The Australian Bureau of Agricultural and Resource Economics and Sciences (ABARES) has released a report assessing the productivity of working holidaymakers (known commonly as backpackers) and workers from the Seasonal Worker Program (SWP) and the advantages they offer to employers.

Among the key findings from the report was the confirmation that seasonal workers offer higher productivity overall, with their productivity being on average 20 per cent higher than backpackers based on fruit-picking tasks. Combined with the lower rate of staff turnover and the savings from reduced training needs, the report suggests that this higher productivity covers the non-wage labour costs of hiring seasonal workers (like transport and pastoral care requirements), meaning they deliver higher profitability overall.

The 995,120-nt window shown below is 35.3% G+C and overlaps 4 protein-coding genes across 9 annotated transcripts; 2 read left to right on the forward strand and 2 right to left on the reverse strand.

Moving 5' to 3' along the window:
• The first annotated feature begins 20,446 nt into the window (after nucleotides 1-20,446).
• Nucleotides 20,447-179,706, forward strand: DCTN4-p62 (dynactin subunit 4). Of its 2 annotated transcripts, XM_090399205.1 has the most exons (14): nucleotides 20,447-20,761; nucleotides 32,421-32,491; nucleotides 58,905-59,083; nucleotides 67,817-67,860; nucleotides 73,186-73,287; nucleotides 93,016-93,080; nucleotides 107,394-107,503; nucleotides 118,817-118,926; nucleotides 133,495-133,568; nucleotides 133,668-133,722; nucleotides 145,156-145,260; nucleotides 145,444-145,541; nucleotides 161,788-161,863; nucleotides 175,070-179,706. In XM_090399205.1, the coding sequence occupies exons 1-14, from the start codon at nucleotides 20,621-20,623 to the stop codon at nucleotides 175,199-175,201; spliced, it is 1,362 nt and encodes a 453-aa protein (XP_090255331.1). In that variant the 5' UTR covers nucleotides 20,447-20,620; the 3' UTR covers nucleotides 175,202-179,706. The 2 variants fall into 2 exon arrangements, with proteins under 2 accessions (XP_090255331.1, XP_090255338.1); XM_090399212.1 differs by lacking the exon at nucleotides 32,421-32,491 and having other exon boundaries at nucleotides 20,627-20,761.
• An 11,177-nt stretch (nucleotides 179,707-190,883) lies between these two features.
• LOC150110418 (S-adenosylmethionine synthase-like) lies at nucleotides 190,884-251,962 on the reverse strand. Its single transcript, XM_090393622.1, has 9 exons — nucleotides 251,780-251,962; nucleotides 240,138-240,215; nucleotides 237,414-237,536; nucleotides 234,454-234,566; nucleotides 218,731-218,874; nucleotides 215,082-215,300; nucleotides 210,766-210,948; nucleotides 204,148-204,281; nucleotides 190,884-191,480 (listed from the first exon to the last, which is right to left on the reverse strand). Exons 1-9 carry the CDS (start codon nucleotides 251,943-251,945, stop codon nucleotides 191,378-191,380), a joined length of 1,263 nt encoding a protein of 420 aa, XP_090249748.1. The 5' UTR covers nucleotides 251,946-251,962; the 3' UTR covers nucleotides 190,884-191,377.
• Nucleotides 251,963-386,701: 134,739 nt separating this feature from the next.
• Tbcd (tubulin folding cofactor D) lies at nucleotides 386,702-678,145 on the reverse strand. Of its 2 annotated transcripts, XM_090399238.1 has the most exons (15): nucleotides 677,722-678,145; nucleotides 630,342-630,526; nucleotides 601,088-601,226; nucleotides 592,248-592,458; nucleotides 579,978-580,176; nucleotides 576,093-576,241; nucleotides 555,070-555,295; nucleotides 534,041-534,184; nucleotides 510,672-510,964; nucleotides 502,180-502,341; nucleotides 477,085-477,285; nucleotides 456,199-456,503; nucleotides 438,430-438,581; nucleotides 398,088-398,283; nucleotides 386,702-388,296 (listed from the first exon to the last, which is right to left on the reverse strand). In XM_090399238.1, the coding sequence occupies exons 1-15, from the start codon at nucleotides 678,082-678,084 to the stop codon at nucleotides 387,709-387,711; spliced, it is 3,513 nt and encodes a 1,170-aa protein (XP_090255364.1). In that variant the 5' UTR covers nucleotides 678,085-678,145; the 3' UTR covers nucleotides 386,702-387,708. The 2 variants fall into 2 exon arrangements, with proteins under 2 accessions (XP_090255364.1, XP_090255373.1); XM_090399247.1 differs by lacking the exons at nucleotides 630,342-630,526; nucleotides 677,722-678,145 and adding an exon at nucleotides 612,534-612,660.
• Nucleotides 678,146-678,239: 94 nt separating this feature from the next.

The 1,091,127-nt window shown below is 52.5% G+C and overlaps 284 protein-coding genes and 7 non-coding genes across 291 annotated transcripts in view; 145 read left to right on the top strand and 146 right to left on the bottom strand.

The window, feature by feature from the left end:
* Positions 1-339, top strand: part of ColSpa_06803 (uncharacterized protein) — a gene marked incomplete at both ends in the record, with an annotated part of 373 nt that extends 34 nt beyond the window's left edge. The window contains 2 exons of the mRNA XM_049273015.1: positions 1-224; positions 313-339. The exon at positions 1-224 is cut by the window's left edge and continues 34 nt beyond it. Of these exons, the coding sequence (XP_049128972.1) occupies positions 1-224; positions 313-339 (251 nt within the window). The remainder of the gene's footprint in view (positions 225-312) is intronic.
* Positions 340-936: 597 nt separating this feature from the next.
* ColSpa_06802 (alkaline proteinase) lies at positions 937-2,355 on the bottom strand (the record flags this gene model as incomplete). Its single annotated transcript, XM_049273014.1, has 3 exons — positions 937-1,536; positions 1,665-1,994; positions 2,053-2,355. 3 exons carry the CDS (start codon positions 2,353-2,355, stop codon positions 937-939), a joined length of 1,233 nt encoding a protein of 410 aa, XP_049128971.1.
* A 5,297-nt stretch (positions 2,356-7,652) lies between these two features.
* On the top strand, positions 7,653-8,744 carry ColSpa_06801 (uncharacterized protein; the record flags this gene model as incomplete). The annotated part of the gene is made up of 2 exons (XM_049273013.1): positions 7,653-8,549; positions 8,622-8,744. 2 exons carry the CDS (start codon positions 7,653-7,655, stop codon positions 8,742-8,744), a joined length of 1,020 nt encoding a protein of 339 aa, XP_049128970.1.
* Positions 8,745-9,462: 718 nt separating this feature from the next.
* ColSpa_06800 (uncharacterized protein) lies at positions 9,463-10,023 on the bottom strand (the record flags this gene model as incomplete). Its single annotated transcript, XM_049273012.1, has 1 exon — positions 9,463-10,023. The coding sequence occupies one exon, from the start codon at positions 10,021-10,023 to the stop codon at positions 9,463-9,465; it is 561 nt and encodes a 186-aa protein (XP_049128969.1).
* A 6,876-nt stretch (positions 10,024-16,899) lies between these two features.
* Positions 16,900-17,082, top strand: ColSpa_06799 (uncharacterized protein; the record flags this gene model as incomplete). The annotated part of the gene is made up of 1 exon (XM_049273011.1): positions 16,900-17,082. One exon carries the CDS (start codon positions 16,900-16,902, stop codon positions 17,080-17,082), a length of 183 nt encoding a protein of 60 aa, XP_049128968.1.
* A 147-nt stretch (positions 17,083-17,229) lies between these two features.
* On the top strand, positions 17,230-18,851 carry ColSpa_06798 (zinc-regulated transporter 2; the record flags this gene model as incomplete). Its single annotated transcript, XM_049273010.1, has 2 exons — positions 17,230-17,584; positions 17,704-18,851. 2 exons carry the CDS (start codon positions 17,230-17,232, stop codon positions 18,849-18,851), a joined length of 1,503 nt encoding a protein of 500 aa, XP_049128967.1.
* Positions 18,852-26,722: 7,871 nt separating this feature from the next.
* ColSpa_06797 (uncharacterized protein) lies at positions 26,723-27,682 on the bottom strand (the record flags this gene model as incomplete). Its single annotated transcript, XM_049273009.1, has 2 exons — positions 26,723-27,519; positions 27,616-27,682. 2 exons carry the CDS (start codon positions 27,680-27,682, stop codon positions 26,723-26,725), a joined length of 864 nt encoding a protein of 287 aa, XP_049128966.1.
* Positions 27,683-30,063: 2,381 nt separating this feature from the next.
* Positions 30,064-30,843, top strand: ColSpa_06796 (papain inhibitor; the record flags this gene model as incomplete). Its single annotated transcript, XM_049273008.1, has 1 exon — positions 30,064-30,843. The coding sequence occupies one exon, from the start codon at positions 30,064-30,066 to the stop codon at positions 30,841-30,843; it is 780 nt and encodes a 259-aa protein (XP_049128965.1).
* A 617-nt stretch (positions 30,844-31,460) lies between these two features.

While noting that backpackers offer the advantage of being accessible at short notice to meet demand in peak periods, the report also states that they require more training and result in higher staff turnover due to their shorter periods of employment.

The study points to scope for further research, including further analysis of worker productivity, costs and outcomes for growers under different labour supply models (like labour hire and contractors, covering both backpackers and seasonal workers as a labour source).

To read the complete summary of the research’s findings or to have a look at the full report, visit the ABARES website.

This post appeared in the AUSVEG Weekly Update published 14 February 2018.